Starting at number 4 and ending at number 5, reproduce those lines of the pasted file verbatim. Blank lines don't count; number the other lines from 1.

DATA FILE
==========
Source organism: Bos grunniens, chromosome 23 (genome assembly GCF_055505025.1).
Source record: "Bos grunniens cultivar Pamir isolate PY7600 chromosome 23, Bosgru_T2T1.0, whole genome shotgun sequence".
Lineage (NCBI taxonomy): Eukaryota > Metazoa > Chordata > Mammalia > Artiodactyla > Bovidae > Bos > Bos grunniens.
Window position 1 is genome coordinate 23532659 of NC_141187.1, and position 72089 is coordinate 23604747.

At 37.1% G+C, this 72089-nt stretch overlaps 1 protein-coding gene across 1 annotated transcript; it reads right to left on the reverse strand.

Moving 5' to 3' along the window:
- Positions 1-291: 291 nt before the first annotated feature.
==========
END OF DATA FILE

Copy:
Window position 1 is genome coordinate 23532659 of NC_141187.1, and position 72089 is coordinate 23604747.

At 37.1% G+C, this 72089-nt stretch overlaps 1 protein-coding gene across 1 annotated transcript; it reads right to left on the reverse strand.